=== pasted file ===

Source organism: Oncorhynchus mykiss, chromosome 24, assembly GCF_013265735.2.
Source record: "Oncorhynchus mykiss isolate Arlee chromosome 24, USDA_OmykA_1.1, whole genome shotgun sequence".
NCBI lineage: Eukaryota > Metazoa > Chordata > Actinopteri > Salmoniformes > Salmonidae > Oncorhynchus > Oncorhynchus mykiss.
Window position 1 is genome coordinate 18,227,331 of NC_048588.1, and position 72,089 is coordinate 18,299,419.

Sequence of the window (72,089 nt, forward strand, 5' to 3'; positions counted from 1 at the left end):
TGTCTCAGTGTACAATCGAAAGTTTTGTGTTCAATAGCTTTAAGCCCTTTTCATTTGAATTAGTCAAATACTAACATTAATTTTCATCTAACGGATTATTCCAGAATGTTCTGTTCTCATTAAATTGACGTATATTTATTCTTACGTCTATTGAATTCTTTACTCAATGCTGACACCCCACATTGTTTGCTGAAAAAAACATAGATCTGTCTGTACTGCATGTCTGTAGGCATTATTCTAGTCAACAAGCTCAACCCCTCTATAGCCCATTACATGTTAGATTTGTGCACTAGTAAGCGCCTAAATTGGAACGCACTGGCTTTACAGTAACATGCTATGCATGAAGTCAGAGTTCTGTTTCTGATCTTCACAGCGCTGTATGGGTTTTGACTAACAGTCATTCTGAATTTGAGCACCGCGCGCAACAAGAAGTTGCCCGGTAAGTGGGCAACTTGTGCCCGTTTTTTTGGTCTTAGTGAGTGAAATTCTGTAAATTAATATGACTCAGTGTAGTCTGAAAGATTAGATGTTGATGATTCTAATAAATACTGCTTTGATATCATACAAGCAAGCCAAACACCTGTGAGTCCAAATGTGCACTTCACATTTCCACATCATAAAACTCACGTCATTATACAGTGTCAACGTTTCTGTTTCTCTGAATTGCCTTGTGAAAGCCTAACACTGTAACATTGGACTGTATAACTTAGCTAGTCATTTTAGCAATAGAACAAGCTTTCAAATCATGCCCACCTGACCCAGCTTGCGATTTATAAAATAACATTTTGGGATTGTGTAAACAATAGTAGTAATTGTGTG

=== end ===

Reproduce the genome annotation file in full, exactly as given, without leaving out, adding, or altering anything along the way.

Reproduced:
Source organism: Oncorhynchus mykiss, chromosome 24, assembly GCF_013265735.2.
Source record: "Oncorhynchus mykiss isolate Arlee chromosome 24, USDA_OmykA_1.1, whole genome shotgun sequence".
NCBI lineage: Eukaryota > Metazoa > Chordata > Actinopteri > Salmoniformes > Salmonidae > Oncorhynchus > Oncorhynchus mykiss.
Window position 1 is genome coordinate 18,227,331 of NC_048588.1, and position 72,089 is coordinate 18,299,419.

Sequence of the window (72,089 nt, forward strand, 5' to 3'; positions counted from 1 at the left end):
TGTCTCAGTGTACAATCGAAAGTTTTGTGTTCAATAGCTTTAAGCCCTTTTCATTTGAATTAGTCAAATACTAACATTAATTTTCATCTAACGGATTATTCCAGAATGTTCTGTTCTCATTAAATTGACGTATATTTATTCTTACGTCTATTGAATTCTTTACTCAATGCTGACACCCCACATTGTTTGCTGAAAAAAACATAGATCTGTCTGTACTGCATGTCTGTAGGCATTATTCTAGTCAACAAGCTCAACCCCTCTATAGCCCATTACATGTTAGATTTGTGCACTAGTAAGCGCCTAAATTGGAACGCACTGGCTTTACAGTAACATGCTATGCATGAAGTCAGAGTTCTGTTTCTGATCTTCACAGCGCTGTATGGGTTTTGACTAACAGTCATTCTGAATTTGAGCACCGCGCGCAACAAGAAGTTGCCCGGTAAGTGGGCAACTTGTGCCCGTTTTTTTGGTCTTAGTGAGTGAAATTCTGTAAATTAATATGACTCAGTGTAGTCTGAAAGATTAGATGTTGATGATTCTAATAAATACTGCTTTGATATCATACAAGCAAGCCAAACACCTGTGAGTCCAAATGTGCACTTCACATTTCCACATCATAAAACTCACGTCATTATACAGTGTCAACGTTTCTGTTTCTCTGAATTGCCTTGTGAAAGCCTAACACTGTAACATTGGACTGTATAACTTAGCTAGTCATTTTAGCAATAGAACAAGCTTTCAAATCATGCCCACCTGACCCAGCTTGCGATTTATAAAATAACATTTTGGGATTGTGTAAACAATAGTAGTAATTGTGTG